A prayer wheel with chorten in background.

Most Tibetans generally observe Tibetan Buddhism or a collection of native traditions known as Bön (also absorbed into mainstream Tibetan Buddhism). There is also a minority Tibetan muslim population.

Legend said that the 28th king of Tibet, Lhatotori Nyentsen, dreamed of a sacred treasure falling from heaven, which contained a Buddhist sutra, mantras, and religious objects. However, because the Tibetan script had not been invented, the text could not be translated in writing and no one initially knew what was written in the it. Buddhism did not take root in Tibet until the reign of Songtsen Gampo, who married two Buddhist princesses, Bhrikuti and Wencheng. It then gained popularity when Padmasambhāva visited Tibet at the invitation of the 38th Tibetan king, Trisong Deutson.

Today, one can see Tibetans placing Mani stones prominently in public places. Tibetan lamas, both Buddhist and Bön, play a major role in the lives of the Tibetan people, conducting religious ceremonies and taking care of the monasteries. Pilgrims plant prayer flags over sacred grounds as a symbol of good luck.

The prayer wheel is a means of simulating chant of a mantra by physically revolving the object several times in a clockwise direction. It is widely seen among Tibetan people. In order not to desecrate religious artifacts such as Stupas, mani stones, and Gompas, Tibetan Buddhists walk around them in a clockwise direction, although the reverse direction is true for Bön. Tibetan Buddhists chant the prayer "Om mani padme hum", while the practitioners of Bön chant "Om matri muye sale du".


Tibetan with typical hat grinding fried barley. (1938 photo)
Tibetan wrestlers in 1938

Tibet boasts a rich culture. Tibetan festivals such as Losar, Shoton, Linka (festival), and the Bathing Festival are deeply rooted in indigenous religion and also contain foreign influences. Each person takes part in the Bathing Festival three times: at birth, at marriage, and at death. It is traditionally believed that people should not bathe casually, but only on the most important occasions.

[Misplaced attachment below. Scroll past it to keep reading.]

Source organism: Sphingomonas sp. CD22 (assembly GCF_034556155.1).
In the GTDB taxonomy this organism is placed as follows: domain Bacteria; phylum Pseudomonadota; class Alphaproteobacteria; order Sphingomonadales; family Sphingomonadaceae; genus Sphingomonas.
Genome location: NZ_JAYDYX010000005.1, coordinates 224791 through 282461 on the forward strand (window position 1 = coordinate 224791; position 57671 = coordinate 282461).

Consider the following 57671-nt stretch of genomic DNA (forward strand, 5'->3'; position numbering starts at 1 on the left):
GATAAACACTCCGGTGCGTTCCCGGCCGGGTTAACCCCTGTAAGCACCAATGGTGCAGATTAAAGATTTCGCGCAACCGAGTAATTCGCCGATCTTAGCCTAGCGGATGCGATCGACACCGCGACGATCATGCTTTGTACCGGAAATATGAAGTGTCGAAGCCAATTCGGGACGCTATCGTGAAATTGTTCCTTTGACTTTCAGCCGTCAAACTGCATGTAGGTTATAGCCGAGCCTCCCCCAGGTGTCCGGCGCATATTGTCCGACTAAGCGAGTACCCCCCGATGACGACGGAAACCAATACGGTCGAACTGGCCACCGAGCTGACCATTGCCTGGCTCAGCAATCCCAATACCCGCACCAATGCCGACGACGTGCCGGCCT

Tibetan art is deeply religious in nature, from the exquisitely detailed statues found in Gompas to wooden carvings and the intricate designs of the Thangka paintings. Tibetan art can be found in almost every object and every aspect of daily life.

Thangka paintings, a syncretism of Indian scroll-painting with Nepalese and Kashmiri painting, appeared in Tibet around the 8th century. Rectangular and painted on cotton or linen, they usually depict traditional motifs including religious, astrological, and theological subjects, and sometimes a mandala. To ensure that the image will not fade, organic and mineral pigments are added, and the painting is framed in colorful silk brocades.


The Tibetan folk opera, known as Ache lhamo, which literally means "sister goddess" or "celestial sister," is a combination of dances, chants and songs. The repertoire is drawn from Buddhist stories and Tibetan history.